Motor Modification
The IEC71 flange motor needs its rear shaft mounted fan removed for three good reasons:

Once because I intend to spin the motor at well over twice its 50Hz base speed, and at such high RPM's it would sound like a turbine. Second, because I want to be able to run the motor for extended periods of time at speeds blew 30Hz without overheating, and this calls for a separate constant speed fan. Third, I intend to install the motor in the same position left of the milling head facing downwards, and thus an as short as possible motor body is desirable. I did at first look at mounting the motor to the top of the head, but did not like the idea of making the X3 both taller and more top heavy as necessary.

The nameplate

Notice the rear shaft extension for the fan chopped off, and a rubberflex power cable with 4-pin Amphenol screw connector fitted....

...the round mounting flange has been squared up (and repainted)....

... two 80x80mm 24V box fans have been mounted for cooling, using a 12x12mm RHS aluminium profile attached to the motor's T-slots. The thin pigtail cable is the 24V supply to the 24V fans wired in parallel.

The Base Plate

The base plate is fabricated, simply because I happened to find a suitable 8mm thick Aluminium plate of this size in my scrap metal box. Had I found a larger plate, I would maybe have made it one piece. So I simply added a 4mm plate at the front and riveted all together and gave it straight milled edges all around. Sometimes a little more work seems easier than going out and order a plate of the right size and then find its bent or twisted...

Overall size is 297mm wide and 300mm deep, rectangular cutout around the spindle top bearing plate, round cutout for the motor, M8x35 studs to mount the motor by its flange....

The screw at the back left is to pre-tension the spring for the belt tensioner... I use the already existing holes in the head casting, plus drill two more at the front.... the slot milled into the bore for the motor is to tighten the lower pulley grubscrew... the two side plates are 110x50x12 Aluminium, as rear plate I use a steel plate 1.5mm from the scrap box...

...motor mounted...

... motor pulley mounted.... the large pulley just lays there loose to see how it all will come together.... I use a 5M690 belt (690mm long), so the calculated distance between motor center line and spindle center line is 205mm and in practice too, because as it turns out at final assembly, all holes are drilled spot-on.

The Belt Tensioner

That is the next job in line. I decided to use the existing hole and ball bearings of the existing first gear shaft (input to the gearbox) as the pivot for my new belt tensioner. A new longer shaft needs to be made though.

The idler roller is made of stainless steel with two 6000Z ball bearings pressed into (and a spacer in between). Mild Steel would certainly do as well, but I had a chunk of S.S. The right size in the scrap box, why not use it....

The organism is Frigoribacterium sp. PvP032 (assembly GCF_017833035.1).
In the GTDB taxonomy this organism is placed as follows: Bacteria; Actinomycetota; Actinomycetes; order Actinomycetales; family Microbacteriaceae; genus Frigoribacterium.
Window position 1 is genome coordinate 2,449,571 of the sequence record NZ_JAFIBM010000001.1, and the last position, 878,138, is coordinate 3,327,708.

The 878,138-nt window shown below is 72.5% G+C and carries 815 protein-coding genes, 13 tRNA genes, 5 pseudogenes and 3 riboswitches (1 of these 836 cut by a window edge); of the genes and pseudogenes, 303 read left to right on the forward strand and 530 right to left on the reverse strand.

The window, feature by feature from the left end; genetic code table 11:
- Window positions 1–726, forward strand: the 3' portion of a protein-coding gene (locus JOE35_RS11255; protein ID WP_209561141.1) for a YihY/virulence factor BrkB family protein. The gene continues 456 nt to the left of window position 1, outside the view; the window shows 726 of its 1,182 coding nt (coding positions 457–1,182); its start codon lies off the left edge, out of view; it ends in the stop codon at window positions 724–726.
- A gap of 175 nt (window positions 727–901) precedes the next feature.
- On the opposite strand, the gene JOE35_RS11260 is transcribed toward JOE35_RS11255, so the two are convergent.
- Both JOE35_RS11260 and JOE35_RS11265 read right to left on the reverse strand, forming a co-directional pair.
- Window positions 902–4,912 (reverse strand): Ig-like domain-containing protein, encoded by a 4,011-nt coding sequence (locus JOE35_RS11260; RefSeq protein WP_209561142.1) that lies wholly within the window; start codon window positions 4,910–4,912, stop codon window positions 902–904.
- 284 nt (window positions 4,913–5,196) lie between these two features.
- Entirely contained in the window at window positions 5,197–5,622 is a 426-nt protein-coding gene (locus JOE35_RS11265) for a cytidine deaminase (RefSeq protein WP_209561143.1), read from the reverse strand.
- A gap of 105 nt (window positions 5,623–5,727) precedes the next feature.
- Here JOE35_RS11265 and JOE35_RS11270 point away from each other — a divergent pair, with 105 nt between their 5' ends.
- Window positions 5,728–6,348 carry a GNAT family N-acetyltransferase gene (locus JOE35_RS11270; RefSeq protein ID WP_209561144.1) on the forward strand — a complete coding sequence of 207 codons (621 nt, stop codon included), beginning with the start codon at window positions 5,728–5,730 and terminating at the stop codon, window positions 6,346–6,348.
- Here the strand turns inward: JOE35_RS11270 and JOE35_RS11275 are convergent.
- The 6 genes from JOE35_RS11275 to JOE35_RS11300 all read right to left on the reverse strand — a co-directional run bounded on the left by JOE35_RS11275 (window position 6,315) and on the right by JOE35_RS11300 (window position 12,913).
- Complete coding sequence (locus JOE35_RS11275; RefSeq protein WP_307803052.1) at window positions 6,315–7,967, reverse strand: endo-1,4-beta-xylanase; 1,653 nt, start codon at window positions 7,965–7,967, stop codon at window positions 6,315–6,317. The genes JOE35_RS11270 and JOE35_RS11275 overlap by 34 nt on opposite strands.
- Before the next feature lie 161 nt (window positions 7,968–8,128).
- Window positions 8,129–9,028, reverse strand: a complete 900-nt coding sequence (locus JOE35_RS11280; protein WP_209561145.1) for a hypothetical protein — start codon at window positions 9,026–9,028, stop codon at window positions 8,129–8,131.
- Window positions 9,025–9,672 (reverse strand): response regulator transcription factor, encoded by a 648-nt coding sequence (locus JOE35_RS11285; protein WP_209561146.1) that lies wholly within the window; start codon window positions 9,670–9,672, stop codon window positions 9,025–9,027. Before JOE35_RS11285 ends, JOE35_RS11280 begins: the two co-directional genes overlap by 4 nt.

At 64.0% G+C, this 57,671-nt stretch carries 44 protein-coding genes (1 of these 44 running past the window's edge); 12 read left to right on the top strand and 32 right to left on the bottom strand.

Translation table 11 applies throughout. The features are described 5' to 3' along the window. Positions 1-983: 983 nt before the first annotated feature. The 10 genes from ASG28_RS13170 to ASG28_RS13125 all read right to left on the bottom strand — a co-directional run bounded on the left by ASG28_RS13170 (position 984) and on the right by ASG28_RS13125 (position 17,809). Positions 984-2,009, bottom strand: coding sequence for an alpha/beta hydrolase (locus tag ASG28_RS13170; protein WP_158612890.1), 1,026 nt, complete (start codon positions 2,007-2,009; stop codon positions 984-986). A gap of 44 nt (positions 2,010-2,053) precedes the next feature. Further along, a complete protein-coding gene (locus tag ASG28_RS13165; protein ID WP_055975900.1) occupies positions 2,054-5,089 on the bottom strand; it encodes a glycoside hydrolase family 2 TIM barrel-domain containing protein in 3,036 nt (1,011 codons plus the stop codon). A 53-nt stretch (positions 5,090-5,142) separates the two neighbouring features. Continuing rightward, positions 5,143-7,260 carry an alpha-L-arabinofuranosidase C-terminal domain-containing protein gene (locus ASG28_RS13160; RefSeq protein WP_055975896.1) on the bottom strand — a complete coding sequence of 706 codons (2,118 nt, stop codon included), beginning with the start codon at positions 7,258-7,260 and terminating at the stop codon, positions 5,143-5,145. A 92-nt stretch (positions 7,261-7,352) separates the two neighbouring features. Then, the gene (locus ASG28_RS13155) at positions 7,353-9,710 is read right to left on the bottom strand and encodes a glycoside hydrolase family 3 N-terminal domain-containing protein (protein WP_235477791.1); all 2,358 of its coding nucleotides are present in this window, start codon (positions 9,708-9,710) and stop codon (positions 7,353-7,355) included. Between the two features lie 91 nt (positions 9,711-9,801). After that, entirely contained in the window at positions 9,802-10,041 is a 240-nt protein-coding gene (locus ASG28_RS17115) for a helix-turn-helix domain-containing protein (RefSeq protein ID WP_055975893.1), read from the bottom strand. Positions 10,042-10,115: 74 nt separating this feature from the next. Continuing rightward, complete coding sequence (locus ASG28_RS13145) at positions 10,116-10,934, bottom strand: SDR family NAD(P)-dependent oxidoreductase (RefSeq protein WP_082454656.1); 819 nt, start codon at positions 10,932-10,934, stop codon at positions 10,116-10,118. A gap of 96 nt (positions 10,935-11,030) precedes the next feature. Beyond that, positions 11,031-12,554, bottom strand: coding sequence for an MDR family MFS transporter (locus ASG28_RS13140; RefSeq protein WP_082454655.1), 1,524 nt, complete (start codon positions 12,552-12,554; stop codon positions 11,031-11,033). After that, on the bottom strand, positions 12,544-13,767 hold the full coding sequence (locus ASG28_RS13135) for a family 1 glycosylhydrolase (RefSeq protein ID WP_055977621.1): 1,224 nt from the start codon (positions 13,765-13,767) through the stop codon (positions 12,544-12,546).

The two plates were milled out and drilled together from anodised 4mm Aluminium plate (from the scrap box, where else). At the top one can see the 8x8mm steel keyway, the excenter lever from the handle will push onto this via a small ball bearing to release or apply belt tension.

Two grubscrews will attach the whole tensioner unit to the pivot shaft, whilst providing precise high adjustment during assembly

Detail view of the idler wheel, it is stainless steel, 50mm diameter at the top and bottom flanges, and overall 21mm thick.

The hour-glass shaped steel spacer at the rear, that is where the tensioner spring will attach

Sandwiched & assembled, using medium strength Loctite on all screws

Why so many pics for a simple tensioner you may ask? If not well finished and perfectly parallel to the motor and spndle axes, it can cause nasty problems like the belt flipping over (inside out), it can cause premature belt failure, and it can be the source of vibrations if it begins dancing in an oscillating motion. A perfect tensioner is the key to a well functioning Polybelt drive. By the way, the original Gates 5M690 Polybelts can be bought on eBay from a very nice fellow called 1petspalace for $US13.99 each (his main business is pets, but he obviously has a 920 lathe..) and that price is half what most bearing dealers would like to charge.

Removing the Old Components

Notice that so far I still did all the milling in the X3 with its stock motor and gear drive I do not have a second mill available, so all parts needing milling have to finished before I can convert the X3 head to the new design. But now it is time to clean out all the obsolote components.

These are the original X3 drive components from the X3 mill head that I remove and discard...

......leaving the head emty..... this....

....and these items too can all now be removed and discarded or sold... I put the lot on eBay and got AU310 for it, or about 2x what I would have expected.

We are now ready for a completely new start, continuation in Part 2 of this document